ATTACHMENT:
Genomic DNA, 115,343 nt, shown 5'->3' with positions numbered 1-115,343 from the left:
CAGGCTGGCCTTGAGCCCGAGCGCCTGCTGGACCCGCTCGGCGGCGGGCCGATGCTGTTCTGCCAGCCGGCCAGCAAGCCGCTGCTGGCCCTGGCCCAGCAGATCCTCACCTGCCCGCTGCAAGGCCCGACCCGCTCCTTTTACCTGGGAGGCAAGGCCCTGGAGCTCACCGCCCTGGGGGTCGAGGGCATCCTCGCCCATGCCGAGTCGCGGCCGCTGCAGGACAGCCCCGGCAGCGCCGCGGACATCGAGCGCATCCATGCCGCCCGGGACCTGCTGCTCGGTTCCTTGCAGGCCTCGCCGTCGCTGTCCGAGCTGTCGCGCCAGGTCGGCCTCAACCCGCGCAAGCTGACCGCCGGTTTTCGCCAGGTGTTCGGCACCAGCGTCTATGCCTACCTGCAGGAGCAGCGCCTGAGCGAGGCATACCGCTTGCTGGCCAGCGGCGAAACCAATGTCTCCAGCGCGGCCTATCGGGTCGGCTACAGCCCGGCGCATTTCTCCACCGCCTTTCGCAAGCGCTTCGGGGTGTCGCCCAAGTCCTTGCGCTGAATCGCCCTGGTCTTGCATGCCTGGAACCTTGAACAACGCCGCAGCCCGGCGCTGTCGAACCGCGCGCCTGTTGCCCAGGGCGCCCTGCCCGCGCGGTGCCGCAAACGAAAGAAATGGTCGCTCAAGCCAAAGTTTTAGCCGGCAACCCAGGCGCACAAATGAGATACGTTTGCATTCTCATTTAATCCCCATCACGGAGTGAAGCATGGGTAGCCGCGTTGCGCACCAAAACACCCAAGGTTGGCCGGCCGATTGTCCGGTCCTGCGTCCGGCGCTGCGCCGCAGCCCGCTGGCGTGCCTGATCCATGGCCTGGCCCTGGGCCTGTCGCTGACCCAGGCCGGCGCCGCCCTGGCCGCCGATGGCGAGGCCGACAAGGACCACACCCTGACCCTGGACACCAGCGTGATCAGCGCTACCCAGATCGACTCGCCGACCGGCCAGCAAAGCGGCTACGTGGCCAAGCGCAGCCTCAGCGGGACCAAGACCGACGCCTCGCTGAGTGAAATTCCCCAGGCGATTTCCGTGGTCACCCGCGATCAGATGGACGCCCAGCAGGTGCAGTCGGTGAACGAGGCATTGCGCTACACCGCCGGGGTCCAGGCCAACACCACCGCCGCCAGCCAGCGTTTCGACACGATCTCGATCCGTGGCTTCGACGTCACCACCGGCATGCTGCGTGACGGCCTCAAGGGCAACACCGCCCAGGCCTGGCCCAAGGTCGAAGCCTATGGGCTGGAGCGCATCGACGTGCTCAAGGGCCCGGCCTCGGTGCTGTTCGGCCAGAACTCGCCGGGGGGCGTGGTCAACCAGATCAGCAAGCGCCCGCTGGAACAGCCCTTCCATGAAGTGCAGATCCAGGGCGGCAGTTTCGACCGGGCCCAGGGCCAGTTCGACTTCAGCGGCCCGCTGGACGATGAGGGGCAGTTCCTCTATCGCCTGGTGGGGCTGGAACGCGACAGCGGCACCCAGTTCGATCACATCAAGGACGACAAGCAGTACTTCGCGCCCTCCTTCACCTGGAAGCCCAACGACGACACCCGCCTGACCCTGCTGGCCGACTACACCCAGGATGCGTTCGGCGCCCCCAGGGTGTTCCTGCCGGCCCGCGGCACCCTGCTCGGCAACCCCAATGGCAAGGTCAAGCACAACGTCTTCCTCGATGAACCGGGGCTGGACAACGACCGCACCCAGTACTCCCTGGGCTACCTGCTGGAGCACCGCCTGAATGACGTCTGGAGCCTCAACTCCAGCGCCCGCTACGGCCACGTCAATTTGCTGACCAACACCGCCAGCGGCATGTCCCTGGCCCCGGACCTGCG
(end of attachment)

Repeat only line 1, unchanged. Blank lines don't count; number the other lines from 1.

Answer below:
Genomic DNA, 115,343 nt, shown 5'->3' with positions numbered 1-115,343 from the left: